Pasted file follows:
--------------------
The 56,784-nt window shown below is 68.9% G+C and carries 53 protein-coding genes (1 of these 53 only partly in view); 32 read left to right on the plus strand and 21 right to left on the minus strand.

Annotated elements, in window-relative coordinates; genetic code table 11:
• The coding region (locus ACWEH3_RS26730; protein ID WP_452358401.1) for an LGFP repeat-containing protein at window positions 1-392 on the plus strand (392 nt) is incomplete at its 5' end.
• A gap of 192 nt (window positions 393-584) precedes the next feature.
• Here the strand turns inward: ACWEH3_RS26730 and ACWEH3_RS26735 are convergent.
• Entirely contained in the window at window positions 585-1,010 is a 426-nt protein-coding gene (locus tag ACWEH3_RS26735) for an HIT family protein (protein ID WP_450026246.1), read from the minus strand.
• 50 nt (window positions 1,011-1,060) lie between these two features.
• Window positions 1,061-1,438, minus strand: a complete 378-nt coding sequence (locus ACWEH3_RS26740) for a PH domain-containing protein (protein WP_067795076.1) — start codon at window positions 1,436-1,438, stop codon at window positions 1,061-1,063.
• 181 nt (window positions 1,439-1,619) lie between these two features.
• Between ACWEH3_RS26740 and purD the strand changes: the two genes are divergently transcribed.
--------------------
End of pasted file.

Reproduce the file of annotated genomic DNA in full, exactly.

The 56,784-nt window shown below is 68.9% G+C and carries 53 protein-coding genes (1 of these 53 only partly in view); 32 read left to right on the plus strand and 21 right to left on the minus strand.

Annotated elements, in window-relative coordinates; genetic code table 11:
• The coding region (locus ACWEH3_RS26730; protein ID WP_452358401.1) for an LGFP repeat-containing protein at window positions 1-392 on the plus strand (392 nt) is incomplete at its 5' end.
• A gap of 192 nt (window positions 393-584) precedes the next feature.
• Here the strand turns inward: ACWEH3_RS26730 and ACWEH3_RS26735 are convergent.
• Entirely contained in the window at window positions 585-1,010 is a 426-nt protein-coding gene (locus tag ACWEH3_RS26735) for an HIT family protein (protein ID WP_450026246.1), read from the minus strand.
• 50 nt (window positions 1,011-1,060) lie between these two features.
• Window positions 1,061-1,438, minus strand: a complete 378-nt coding sequence (locus ACWEH3_RS26740) for a PH domain-containing protein (protein WP_067795076.1) — start codon at window positions 1,436-1,438, stop codon at window positions 1,061-1,063.
• 181 nt (window positions 1,439-1,619) lie between these two features.
• Between ACWEH3_RS26740 and purD the strand changes: the two genes are divergently transcribed.